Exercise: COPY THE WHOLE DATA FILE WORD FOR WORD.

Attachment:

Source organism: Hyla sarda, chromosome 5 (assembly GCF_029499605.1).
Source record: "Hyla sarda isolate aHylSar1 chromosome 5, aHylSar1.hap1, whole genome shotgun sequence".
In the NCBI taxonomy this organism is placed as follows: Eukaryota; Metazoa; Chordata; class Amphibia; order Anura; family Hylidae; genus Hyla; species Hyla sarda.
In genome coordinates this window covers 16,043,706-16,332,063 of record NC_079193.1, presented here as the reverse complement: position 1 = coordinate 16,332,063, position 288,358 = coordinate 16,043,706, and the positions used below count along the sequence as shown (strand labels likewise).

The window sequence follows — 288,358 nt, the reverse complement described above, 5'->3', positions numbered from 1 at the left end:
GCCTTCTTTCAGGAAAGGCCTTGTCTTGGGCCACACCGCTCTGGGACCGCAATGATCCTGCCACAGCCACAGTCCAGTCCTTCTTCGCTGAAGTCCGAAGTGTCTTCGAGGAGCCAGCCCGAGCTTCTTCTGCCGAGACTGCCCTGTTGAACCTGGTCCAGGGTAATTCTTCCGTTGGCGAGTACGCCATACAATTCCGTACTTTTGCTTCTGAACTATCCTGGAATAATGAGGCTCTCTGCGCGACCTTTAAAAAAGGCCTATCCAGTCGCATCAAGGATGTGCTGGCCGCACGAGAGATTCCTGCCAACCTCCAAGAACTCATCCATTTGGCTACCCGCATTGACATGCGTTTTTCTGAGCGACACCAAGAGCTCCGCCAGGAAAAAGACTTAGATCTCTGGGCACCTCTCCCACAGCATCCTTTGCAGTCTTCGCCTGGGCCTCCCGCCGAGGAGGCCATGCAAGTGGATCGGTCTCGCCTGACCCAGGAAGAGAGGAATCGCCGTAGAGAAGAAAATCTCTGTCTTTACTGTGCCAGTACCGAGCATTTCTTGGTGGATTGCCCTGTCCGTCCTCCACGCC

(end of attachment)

Source organism: Hyla sarda, chromosome 5 (assembly GCF_029499605.1).
Source record: "Hyla sarda isolate aHylSar1 chromosome 5, aHylSar1.hap1, whole genome shotgun sequence".
In the NCBI taxonomy this organism is placed as follows: Eukaryota; Metazoa; Chordata; class Amphibia; order Anura; family Hylidae; genus Hyla; species Hyla sarda.
In genome coordinates this window covers 16,043,706-16,332,063 of record NC_079193.1, presented here as the reverse complement: position 1 = coordinate 16,332,063, position 288,358 = coordinate 16,043,706, and the positions used below count along the sequence as shown (strand labels likewise).

The window sequence follows — 288,358 nt, the reverse complement described above, 5'->3', positions numbered from 1 at the left end:
GCCTTCTTTCAGGAAAGGCCTTGTCTTGGGCCACACCGCTCTGGGACCGCAATGATCCTGCCACAGCCACAGTCCAGTCCTTCTTCGCTGAAGTCCGAAGTGTCTTCGAGGAGCCAGCCCGAGCTTCTTCTGCCGAGACTGCCCTGTTGAACCTGGTCCAGGGTAATTCTTCCGTTGGCGAGTACGCCATACAATTCCGTACTTTTGCTTCTGAACTATCCTGGAATAATGAGGCTCTCTGCGCGACCTTTAAAAAAGGCCTATCCAGTCGCATCAAGGATGTGCTGGCCGCACGAGAGATTCCTGCCAACCTCCAAGAACTCATCCATTTGGCTACCCGCATTGACATGCGTTTTTCTGAGCGACACCAAGAGCTCCGCCAGGAAAAAGACTTAGATCTCTGGGCACCTCTCCCACAGCATCCTTTGCAGTCTTCGCCTGGGCCTCCCGCCGAGGAGGCCATGCAAGTGGATCGGTCTCGCCTGACCCAGGAAGAGAGGAATCGCCGTAGAGAAGAAAATCTCTGTCTTTACTGTGCCAGTACCGAGCATTTCTTGGTGGATTGCCCTGTCCGTCCTCCACGCC